4.  Lots of coding learning for me.  There are four Pillars of Coding; variables, loops, conditionals, and functions.  There is current legislation to add coding courses and a teacher certification to the math departments.  

3.  While exploring coding avenues myself, the presenters said, "we want you to be comfortable with failing because that’s how you learn."  I had some fails while exploring coding and what a good feeling to have as a goal - get comfortable with failing.

2.  Not only was the book Principals in Action recommended lots there was a lot of discussion about the Effective Mathematics Teaching Practices

1.  OCTM is hosting a book group this year in a Google Community - Becoming the Math Teacher You Wish You Had and twitter chats are going to be weekly for just 30 minutes on Thursdays.



Thursday, October 19, 2017

OCTM - Math Workshop Makes Connections




I'm so excited to be spending today and tomorrow at this year's Columbus Connections the 67th annual conference for Ohio Council of Teachers of Mathematics.  This year I'm sharing a how-to anchored in my story of mathematics and finding what makes sense for me and my students in a time of great demands.

Monday, October 16, 2017

Pam Allyn with The Literacy Connection

This past Saturday was a magical day here in Central Ohio.  The Literacy Connection brought Pam Allyn (co-author of Every Child a Super Reader) out of New York City to the Midwest to inspire and reaffirm what students need.  As I sat with colleagues from my district, I realized she wasn't only guiding us in our work with students she was filling our hearts and buckets to get back in the trenches and fight the good fight.  She urged us to stay true to our beliefs and was thrilled so many teachers had taken a Saturday to learn and grow.  While it's hard to give up a Saturday, if it's the right season for you I'd encourage you to do it.  It's more relaxing than taking a week day during the school year and builds relationships.  There's time to talk and listen.  There's time to catch up with old friends and make new.  I'm so glad I got to share this experience with so many teachers.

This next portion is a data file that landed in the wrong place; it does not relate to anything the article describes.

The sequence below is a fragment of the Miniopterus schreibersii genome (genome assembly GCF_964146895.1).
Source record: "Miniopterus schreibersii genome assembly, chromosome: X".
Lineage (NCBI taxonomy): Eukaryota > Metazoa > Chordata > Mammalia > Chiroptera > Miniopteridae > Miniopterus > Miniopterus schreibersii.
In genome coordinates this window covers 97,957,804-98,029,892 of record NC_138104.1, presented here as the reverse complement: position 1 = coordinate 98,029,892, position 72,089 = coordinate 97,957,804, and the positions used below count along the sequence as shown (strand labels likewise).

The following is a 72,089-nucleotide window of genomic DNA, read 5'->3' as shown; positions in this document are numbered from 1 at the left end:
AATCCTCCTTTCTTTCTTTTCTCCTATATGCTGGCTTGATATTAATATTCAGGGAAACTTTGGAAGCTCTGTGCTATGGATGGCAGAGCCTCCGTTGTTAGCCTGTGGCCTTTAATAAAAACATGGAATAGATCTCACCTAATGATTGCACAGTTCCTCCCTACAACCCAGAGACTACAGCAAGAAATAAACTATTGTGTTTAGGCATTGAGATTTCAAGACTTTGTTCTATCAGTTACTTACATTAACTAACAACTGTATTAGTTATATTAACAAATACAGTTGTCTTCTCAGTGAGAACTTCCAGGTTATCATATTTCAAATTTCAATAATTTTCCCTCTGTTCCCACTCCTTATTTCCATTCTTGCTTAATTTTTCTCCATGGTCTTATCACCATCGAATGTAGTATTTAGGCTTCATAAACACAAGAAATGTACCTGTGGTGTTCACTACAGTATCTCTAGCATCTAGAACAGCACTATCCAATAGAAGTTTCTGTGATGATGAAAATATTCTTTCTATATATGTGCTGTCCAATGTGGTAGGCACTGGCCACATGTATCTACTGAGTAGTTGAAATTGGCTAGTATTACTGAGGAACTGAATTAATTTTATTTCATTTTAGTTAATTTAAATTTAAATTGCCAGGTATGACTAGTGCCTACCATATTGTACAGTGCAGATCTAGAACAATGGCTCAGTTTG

Ten thoughts from Pam Allyn that will guide me through the year - 


- "teaching is scientific about what works and then there’s also the love", so true we can't forget to love what we do, love the students we are with, and find moments of love.

- "we are in the world of ticket tape and it's scary but literacy gives us a safe space." 

- "have students read 20 minutes a day, independently."  

- instead of struggling readers, she recommends shifting our mindset with striving readers and reminded us reading levels have their place but students are not a reading level

- "our striving readers are our most fragmented readers, no more pulling during read aloud or independent reading"

- "we are micro-managing reading levels", she urged us over and over again, this isn't necessary.  

- "Books are just books until you put a relationship into them and they become different.", foster relationships with books

- "main thing we want to know about our kids - are they happy?"

- "let’s create a super reader community with our parents.  There's plenty parents can do around the social emotional and engagement piece.  They don't know what to do, get them involved."

- "illustrations also show 7 strengths of the Super Reader."

Thursday, August 10, 2017

My #pb10for10 list about Relationships

I'm so excited to be part of a new collaborative blog, Classroom Communities!  I hope you've had a chance to read the launch month of post by some fantastic educators!  There are tidbits to help you reflect, try something new and some personal stories that will tug at your heart.